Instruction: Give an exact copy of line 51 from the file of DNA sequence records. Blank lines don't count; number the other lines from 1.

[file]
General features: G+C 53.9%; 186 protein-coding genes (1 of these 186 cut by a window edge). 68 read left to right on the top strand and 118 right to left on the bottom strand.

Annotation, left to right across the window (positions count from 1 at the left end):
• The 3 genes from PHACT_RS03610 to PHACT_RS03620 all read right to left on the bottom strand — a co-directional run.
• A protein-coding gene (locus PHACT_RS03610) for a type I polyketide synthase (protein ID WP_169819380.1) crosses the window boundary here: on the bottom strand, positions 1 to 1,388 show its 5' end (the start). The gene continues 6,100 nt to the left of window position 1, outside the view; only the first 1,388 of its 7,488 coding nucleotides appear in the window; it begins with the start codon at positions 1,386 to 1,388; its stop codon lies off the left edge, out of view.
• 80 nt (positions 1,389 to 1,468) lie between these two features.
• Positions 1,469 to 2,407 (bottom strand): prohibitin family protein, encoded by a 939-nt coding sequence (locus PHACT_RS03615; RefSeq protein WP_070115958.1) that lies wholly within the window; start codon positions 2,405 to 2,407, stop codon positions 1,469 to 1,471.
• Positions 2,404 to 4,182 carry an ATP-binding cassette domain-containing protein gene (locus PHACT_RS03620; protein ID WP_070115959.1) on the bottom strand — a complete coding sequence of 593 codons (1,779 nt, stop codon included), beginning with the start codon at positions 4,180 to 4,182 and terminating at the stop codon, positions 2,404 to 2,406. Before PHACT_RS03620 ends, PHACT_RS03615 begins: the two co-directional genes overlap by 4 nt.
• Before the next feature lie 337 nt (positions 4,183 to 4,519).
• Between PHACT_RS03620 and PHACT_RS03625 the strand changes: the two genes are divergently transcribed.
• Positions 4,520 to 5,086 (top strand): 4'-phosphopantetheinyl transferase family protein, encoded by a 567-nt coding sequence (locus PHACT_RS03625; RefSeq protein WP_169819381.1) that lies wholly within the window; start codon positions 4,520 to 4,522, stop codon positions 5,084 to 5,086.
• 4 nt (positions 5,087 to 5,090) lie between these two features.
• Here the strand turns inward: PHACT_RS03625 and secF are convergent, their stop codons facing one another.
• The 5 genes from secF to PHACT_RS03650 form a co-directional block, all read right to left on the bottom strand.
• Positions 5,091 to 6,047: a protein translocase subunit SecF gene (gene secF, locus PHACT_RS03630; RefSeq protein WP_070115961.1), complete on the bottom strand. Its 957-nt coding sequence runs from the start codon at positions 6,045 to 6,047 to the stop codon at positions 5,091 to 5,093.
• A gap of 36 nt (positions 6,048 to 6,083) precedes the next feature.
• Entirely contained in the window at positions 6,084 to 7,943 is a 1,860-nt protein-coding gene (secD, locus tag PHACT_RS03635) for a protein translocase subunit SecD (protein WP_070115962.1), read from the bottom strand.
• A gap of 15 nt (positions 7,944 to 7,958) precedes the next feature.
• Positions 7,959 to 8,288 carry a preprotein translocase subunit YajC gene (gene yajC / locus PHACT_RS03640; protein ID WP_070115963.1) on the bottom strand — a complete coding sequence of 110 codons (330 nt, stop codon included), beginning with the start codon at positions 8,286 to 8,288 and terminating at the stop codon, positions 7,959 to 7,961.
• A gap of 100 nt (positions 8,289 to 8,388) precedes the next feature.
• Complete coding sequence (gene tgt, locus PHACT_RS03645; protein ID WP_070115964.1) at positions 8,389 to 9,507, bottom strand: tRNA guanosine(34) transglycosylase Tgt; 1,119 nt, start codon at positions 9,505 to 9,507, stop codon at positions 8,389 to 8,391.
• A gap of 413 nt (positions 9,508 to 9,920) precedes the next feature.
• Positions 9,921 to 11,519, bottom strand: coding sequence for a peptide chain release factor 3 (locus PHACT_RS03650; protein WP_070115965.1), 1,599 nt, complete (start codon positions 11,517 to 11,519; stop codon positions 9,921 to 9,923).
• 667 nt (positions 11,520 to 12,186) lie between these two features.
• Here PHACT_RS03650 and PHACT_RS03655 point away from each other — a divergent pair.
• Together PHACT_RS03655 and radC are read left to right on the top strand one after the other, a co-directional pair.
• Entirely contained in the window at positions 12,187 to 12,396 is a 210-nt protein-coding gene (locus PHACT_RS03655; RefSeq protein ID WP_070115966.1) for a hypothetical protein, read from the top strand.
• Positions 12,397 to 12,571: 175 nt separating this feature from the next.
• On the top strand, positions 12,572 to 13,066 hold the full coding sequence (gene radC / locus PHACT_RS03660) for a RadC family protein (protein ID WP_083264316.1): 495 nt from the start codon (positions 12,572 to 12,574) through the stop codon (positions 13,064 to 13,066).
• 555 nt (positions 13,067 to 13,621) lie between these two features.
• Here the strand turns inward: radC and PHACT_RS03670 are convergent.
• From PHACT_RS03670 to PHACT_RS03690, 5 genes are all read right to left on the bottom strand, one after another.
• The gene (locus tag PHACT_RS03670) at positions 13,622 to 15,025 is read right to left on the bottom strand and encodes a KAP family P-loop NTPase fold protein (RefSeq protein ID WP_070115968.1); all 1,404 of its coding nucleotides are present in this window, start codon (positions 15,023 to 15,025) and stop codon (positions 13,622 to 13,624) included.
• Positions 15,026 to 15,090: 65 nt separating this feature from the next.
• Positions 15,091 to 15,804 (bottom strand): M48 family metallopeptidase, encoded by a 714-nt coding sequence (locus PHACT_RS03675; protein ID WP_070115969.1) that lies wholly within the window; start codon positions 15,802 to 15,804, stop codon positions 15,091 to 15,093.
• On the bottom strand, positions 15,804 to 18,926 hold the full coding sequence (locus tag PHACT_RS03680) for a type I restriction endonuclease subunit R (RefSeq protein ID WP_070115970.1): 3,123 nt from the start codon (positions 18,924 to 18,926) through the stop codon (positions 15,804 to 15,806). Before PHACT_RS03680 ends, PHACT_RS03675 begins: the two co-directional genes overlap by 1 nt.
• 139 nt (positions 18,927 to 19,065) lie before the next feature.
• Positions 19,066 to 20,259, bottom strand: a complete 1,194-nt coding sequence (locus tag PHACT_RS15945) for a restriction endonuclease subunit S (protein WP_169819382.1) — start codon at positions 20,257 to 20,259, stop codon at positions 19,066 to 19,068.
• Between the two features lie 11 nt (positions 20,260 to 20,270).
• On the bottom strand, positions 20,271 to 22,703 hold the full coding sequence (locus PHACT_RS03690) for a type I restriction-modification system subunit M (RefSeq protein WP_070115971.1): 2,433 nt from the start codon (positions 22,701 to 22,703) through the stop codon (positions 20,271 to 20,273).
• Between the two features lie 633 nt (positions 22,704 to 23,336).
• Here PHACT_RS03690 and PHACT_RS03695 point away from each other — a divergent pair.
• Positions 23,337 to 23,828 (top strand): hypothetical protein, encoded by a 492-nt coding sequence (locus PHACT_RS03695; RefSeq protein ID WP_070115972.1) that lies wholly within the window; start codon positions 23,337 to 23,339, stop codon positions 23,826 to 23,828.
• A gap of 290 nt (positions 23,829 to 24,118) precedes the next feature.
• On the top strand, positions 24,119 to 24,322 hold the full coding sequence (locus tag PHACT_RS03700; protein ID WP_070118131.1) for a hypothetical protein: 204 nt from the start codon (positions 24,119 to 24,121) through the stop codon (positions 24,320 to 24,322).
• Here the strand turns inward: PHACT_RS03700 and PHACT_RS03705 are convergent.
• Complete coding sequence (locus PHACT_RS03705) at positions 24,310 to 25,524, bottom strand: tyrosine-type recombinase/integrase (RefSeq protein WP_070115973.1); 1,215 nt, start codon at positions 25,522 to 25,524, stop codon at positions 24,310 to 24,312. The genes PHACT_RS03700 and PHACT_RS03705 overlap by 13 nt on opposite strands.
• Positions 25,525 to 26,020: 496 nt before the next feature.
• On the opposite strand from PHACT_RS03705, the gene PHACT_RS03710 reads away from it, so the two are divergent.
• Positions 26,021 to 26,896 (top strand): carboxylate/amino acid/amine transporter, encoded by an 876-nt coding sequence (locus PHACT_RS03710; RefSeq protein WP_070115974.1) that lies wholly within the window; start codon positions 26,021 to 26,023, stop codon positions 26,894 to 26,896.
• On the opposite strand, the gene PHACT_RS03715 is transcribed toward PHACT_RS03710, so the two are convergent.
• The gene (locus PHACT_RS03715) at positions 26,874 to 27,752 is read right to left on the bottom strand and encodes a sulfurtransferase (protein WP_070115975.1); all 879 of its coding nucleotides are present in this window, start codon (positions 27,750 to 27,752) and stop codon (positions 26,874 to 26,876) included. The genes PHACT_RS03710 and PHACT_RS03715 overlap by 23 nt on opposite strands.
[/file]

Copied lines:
• The gene (locus PHACT_RS03715) at positions 26,874 to 27,752 is read right to left on the bottom strand and encodes a sulfurtransferase (protein WP_070115975.1); all 879 of its coding nucleotides are present in this window, start codon (positions 27,750 to 27,752) and stop codon (positions 26,874 to 26,876) included. The genes PHACT_RS03710 and PHACT_RS03715 overlap by 23 nt on opposite strands.